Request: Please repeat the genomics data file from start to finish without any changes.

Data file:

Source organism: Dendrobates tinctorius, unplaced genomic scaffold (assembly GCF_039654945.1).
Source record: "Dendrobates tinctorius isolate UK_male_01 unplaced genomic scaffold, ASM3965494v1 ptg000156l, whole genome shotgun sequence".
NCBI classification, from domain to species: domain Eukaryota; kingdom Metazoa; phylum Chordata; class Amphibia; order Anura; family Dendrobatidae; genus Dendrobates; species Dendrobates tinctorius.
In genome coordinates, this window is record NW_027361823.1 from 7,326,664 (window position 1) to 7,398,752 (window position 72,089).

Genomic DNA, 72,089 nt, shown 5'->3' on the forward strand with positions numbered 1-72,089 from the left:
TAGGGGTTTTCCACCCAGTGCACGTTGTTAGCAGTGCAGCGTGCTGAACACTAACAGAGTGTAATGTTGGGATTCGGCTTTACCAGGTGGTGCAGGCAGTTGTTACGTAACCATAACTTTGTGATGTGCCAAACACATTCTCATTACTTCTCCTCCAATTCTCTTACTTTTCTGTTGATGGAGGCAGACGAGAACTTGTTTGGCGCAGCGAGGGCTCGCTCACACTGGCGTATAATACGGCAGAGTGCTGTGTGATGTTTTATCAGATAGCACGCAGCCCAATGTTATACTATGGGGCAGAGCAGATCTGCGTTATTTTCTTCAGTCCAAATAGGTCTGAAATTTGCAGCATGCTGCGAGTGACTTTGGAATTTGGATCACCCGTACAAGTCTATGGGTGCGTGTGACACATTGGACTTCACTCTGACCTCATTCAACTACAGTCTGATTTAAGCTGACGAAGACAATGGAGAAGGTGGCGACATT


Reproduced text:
Source organism: Dendrobates tinctorius, unplaced genomic scaffold (assembly GCF_039654945.1).
Source record: "Dendrobates tinctorius isolate UK_male_01 unplaced genomic scaffold, ASM3965494v1 ptg000156l, whole genome shotgun sequence".
NCBI classification, from domain to species: domain Eukaryota; kingdom Metazoa; phylum Chordata; class Amphibia; order Anura; family Dendrobatidae; genus Dendrobates; species Dendrobates tinctorius.
In genome coordinates, this window is record NW_027361823.1 from 7,326,664 (window position 1) to 7,398,752 (window position 72,089).

Genomic DNA, 72,089 nt, shown 5'->3' on the forward strand with positions numbered 1-72,089 from the left:
TAGGGGTTTTCCACCCAGTGCACGTTGTTAGCAGTGCAGCGTGCTGAACACTAACAGAGTGTAATGTTGGGATTCGGCTTTACCAGGTGGTGCAGGCAGTTGTTACGTAACCATAACTTTGTGATGTGCCAAACACATTCTCATTACTTCTCCTCCAATTCTCTTACTTTTCTGTTGATGGAGGCAGACGAGAACTTGTTTGGCGCAGCGAGGGCTCGCTCACACTGGCGTATAATACGGCAGAGTGCTGTGTGATGTTTTATCAGATAGCACGCAGCCCAATGTTATACTATGGGGCAGAGCAGATCTGCGTTATTTTCTTCAGTCCAAATAGGTCTGAAATTTGCAGCATGCTGCGAGTGACTTTGGAATTTGGATCACCCGTACAAGTCTATGGGTGCGTGTGACACATTGGACTTCACTCTGACCTCATTCAACTACAGTCTGATTTAAGCTGACGAAGACAATGGAGAAGGTGGCGACATT